- The Washington Times - Saturday, September 3, 2005


Edited by Willard Spiegelman

Columbia University, $37.50, 304 pages, illus.


Edited by Saskia Hamilton

Farrar, Straus and Giroux, $40, 852 pages, illus.


Two poets, two collections of their letters: What a contrast they form. Robert Lowell and Amy Clampitt were born three years apart, he in 1917 and she in 1920, but to say that they came from — and continued throughout their lives to inhabit — totally different worlds is truly an understatement.

If anyone was to the manner born, it was Robert Traill Spence Lowell IV. Not only was he the scion of a family generally accepted to be at the apex of American aristocracy (“the Cabots speak only to the Lowells/ the Lowells speak only to God”), but one that had also given American poetry two distinguished avatars, James Russell Lowell and Amy Lowell.

And was he ever conscious of it. His letters reek of the arrogance and absolutely innate sense of entitlement that come from such a secure harbor in the haute aristocracy. In his letter to Franklin Roosevelt refusing induction into the armed services during World War II, he cannot forbear bringing in his forebears, complete with signatories of the Declaration of Independence; clearly, he thinks that this endows his particular political views with added gravitas. Given his generally antinomian attitudes, his aristocratic/nativist arrogance strikes a jarring note: It is hard, for instance, to imagine that if he had been born female, he’d have been a devoted member of the Daughters of the American Revolution.

Indeed, Lowell’s ancestry doubtless smoothed his path into the academic and publishing byways of the world of poetry. How else to account for the modest talent amid all that fanfare of self-promotion, entitlement, license and certainty that he is a Poet with a capital P. His letters provide a glimpse into a harsh, brutal man with a hard sensibility and a certain measure of hardheaded intelligence and even on occasion sensitivity.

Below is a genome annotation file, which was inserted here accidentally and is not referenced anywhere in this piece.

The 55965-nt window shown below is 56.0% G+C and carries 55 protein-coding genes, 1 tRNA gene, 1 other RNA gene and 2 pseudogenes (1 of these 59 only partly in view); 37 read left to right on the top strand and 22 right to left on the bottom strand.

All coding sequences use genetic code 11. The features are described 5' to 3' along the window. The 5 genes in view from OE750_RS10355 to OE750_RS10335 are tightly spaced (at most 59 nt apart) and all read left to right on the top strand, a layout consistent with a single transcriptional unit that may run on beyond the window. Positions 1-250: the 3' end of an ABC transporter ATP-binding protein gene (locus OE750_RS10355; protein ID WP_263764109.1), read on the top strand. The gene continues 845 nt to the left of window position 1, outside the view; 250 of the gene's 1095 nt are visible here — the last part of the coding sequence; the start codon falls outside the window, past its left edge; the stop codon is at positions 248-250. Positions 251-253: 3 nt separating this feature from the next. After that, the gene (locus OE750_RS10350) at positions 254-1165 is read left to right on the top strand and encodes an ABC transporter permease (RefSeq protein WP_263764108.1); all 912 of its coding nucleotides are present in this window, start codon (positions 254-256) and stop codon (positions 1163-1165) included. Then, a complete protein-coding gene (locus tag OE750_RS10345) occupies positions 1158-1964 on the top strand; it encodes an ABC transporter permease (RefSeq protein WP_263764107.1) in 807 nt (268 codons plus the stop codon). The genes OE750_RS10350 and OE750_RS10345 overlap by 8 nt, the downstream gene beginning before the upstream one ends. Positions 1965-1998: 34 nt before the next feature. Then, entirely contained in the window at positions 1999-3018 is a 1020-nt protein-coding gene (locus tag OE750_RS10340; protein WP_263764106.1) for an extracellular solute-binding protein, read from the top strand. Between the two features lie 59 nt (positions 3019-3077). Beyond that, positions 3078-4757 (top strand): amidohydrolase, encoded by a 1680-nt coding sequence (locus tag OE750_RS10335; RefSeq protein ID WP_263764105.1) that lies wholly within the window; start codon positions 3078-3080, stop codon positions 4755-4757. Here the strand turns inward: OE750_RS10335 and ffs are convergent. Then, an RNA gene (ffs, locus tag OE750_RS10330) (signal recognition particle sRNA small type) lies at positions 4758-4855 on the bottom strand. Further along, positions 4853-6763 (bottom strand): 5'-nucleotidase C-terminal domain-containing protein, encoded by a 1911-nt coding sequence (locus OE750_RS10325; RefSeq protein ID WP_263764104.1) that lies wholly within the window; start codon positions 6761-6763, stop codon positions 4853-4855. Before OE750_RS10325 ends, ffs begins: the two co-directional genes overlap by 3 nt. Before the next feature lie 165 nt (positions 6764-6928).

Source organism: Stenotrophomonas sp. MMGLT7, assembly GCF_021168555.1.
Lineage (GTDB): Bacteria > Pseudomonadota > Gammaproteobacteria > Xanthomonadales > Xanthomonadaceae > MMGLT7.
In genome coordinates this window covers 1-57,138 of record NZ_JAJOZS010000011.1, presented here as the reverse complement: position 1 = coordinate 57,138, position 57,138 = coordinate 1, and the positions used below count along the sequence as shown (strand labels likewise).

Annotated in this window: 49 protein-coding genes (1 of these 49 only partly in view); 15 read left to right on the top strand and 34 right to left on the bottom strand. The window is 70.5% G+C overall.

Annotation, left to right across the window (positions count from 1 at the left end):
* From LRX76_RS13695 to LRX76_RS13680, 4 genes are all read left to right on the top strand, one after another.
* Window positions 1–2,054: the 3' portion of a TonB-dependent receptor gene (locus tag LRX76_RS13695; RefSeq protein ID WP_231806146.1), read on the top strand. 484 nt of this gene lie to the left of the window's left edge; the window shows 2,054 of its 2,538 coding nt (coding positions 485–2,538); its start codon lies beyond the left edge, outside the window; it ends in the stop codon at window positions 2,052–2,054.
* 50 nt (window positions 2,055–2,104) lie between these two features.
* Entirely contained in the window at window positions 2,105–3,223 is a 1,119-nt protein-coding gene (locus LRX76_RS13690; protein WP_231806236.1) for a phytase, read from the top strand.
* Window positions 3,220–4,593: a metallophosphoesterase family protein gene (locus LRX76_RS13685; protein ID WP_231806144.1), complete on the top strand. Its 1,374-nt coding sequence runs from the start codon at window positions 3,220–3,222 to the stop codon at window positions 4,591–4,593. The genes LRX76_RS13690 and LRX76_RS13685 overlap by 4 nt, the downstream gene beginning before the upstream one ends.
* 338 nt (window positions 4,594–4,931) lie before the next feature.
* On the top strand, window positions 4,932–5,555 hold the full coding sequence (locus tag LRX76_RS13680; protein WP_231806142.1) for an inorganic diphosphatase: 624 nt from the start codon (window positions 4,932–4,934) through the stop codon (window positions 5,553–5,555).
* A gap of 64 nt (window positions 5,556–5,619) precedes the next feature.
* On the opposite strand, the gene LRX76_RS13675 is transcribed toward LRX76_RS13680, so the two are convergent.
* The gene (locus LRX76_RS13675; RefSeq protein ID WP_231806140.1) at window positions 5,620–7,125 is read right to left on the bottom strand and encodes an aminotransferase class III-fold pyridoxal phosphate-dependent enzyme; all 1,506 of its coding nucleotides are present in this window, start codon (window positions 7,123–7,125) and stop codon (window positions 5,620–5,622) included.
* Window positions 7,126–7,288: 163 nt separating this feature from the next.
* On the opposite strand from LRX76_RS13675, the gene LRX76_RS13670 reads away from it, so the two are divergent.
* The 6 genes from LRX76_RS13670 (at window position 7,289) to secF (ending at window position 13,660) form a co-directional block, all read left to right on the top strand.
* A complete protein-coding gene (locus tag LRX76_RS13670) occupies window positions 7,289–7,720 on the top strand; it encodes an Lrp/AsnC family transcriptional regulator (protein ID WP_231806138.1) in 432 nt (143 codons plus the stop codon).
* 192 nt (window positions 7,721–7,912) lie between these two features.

Except, of course, when the demon of mental illness was upon him, and as with certain of the poems which show the effects of that dreadful affliction upon him, you can see their deleterious effect upon his mental processes. It may be that he was able to benefit from the personal anguish of his illness and its consequences upon his life to produce the kind of confessional poetry which established his reputation and was even a considerable (if to my mind unfortunate) influence on American poetry. But as far as his personal life was concerned, this collection of letters leaves no doubt as to the corrosive effect his pathology had on him and those around him.

And it must be said that Lowell moved in interesting circles. His three wives, Jean Stafford, Elizabeth Hardwick and Caroline Blackwood, were all esteemed writers of fiction as well as complex and compelling women. Close friends included Mary McCarthy and Hannah Arendt and he was on intimate terms with a host of well-known poets from Ezra Pound to Elizabeth Bishop. From the groves of academe, to the world of the New York intellectuals and the literary society of London, to the corridors of political activism if not actual power, Lowell cut a swathe that is well-chronicled in these letters.

As a guide to him and these various worlds, “The Letters of Robert Lowell” is made all the more pleasant and valuable by the superb editing done by Saskia Hamilton, an academic at Barnard College. I cannot recall a better annotated collection of letters; each is numbered and a note at the back contains a wealth of information about people, places and context, all clearly, authoritatively and intelligently laid out. Add to this an excellent index, lists of where manuscripts are located and even of various addresses important in Lowell’s life, and you have an indelible portrait of the man in his milieu.

Would that Willard Spiegelman, the Hughes Professor of English at Southern Methodist University, had done even a fraction of such fine editing on his admittedly incomplete edition of the letters of Amy Clampitt. (One can only hope that the fuller collection said to be in the works will be better done.) As it is, the minimal editing, which leaves the poor reader consistently frustrated and starved for information he is craving, fortunately cannot keep him from rejoicing in these vibrant, attractive, life-affirming letters. And it must be said that Mr. Spiegelman’s introduction to his subject is so imbued with understanding, admiration and affection as to set just the right tone for the volume, his deficiencies as an editor notwithstanding.